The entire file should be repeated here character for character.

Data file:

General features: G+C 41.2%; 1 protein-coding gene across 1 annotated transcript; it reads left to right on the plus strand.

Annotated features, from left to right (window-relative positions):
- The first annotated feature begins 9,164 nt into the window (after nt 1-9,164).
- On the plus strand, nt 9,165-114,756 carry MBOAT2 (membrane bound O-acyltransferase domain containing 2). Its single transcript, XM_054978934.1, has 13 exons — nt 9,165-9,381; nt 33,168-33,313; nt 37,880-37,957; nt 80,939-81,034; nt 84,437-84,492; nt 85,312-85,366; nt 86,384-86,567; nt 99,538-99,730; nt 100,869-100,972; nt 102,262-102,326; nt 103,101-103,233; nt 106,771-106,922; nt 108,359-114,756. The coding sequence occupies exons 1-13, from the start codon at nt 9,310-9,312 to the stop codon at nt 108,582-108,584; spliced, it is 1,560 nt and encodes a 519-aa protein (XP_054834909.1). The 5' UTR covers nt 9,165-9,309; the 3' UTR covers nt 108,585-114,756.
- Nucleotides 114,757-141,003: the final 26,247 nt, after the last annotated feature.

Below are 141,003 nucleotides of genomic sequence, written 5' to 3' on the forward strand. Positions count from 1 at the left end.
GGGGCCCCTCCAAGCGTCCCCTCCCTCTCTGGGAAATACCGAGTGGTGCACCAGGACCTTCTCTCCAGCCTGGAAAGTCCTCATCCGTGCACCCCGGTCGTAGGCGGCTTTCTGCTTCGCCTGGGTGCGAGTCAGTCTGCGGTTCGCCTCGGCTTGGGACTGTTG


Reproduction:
General features: G+C 41.2%; 1 protein-coding gene across 1 annotated transcript; it reads left to right on the plus strand.

Annotated features, from left to right (window-relative positions):
- The first annotated feature begins 9,164 nt into the window (after nt 1-9,164).
- On the plus strand, nt 9,165-114,756 carry MBOAT2 (membrane bound O-acyltransferase domain containing 2). Its single transcript, XM_054978934.1, has 13 exons — nt 9,165-9,381; nt 33,168-33,313; nt 37,880-37,957; nt 80,939-81,034; nt 84,437-84,492; nt 85,312-85,366; nt 86,384-86,567; nt 99,538-99,730; nt 100,869-100,972; nt 102,262-102,326; nt 103,101-103,233; nt 106,771-106,922; nt 108,359-114,756. The coding sequence occupies exons 1-13, from the start codon at nt 9,310-9,312 to the stop codon at nt 108,582-108,584; spliced, it is 1,560 nt and encodes a 519-aa protein (XP_054834909.1). The 5' UTR covers nt 9,165-9,309; the 3' UTR covers nt 108,585-114,756.
- Nucleotides 114,757-141,003: the final 26,247 nt, after the last annotated feature.

Below are 141,003 nucleotides of genomic sequence, written 5' to 3' on the forward strand. Positions count from 1 at the left end.
GGGGCCCCTCCAAGCGTCCCCTCCCTCTCTGGGAAATACCGAGTGGTGCACCAGGACCTTCTCTCCAGCCTGGAAAGTCCTCATCCGTGCACCCCGGTCGTAGGCGGCTTTCTGCTTCGCCTGGGTGCGAGTCAGTCTGCGGTTCGCCTCGGCTTGGGACTGTTG